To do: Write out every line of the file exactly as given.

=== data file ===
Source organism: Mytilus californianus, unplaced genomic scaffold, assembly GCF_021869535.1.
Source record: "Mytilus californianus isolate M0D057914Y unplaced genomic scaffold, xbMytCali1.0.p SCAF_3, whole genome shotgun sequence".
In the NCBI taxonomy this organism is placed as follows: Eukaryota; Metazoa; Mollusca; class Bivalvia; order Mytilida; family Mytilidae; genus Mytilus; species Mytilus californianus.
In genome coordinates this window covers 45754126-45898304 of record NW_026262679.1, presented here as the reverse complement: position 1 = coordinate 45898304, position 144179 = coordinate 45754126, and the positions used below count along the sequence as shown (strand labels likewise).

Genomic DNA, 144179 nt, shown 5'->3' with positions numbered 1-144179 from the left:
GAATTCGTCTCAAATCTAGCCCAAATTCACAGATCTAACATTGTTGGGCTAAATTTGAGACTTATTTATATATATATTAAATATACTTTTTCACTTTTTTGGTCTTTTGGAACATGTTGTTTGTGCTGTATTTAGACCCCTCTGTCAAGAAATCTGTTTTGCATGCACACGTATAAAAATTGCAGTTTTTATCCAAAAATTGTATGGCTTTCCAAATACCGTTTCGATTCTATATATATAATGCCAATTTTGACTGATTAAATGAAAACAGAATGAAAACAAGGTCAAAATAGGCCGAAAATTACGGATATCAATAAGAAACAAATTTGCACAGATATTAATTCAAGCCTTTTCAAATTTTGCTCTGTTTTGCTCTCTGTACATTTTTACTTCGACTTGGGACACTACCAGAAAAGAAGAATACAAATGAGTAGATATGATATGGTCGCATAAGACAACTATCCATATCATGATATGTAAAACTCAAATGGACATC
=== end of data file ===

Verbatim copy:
Source organism: Mytilus californianus, unplaced genomic scaffold, assembly GCF_021869535.1.
Source record: "Mytilus californianus isolate M0D057914Y unplaced genomic scaffold, xbMytCali1.0.p SCAF_3, whole genome shotgun sequence".
In the NCBI taxonomy this organism is placed as follows: Eukaryota; Metazoa; Mollusca; class Bivalvia; order Mytilida; family Mytilidae; genus Mytilus; species Mytilus californianus.
In genome coordinates this window covers 45754126-45898304 of record NW_026262679.1, presented here as the reverse complement: position 1 = coordinate 45898304, position 144179 = coordinate 45754126, and the positions used below count along the sequence as shown (strand labels likewise).

Genomic DNA, 144179 nt, shown 5'->3' with positions numbered 1-144179 from the left:
GAATTCGTCTCAAATCTAGCCCAAATTCACAGATCTAACATTGTTGGGCTAAATTTGAGACTTATTTATATATATATTAAATATACTTTTTCACTTTTTTGGTCTTTTGGAACATGTTGTTTGTGCTGTATTTAGACCCCTCTGTCAAGAAATCTGTTTTGCATGCACACGTATAAAAATTGCAGTTTTTATCCAAAAATTGTATGGCTTTCCAAATACCGTTTCGATTCTATATATATAATGCCAATTTTGACTGATTAAATGAAAACAGAATGAAAACAAGGTCAAAATAGGCCGAAAATTACGGATATCAATAAGAAACAAATTTGCACAGATATTAATTCAAGCCTTTTCAAATTTTGCTCTGTTTTGCTCTCTGTACATTTTTACTTCGACTTGGGACACTACCAGAAAAGAAGAATACAAATGAGTAGATATGATATGGTCGCATAAGACAACTATCCATATCATGATATGTAAAACTCAAATGGACATC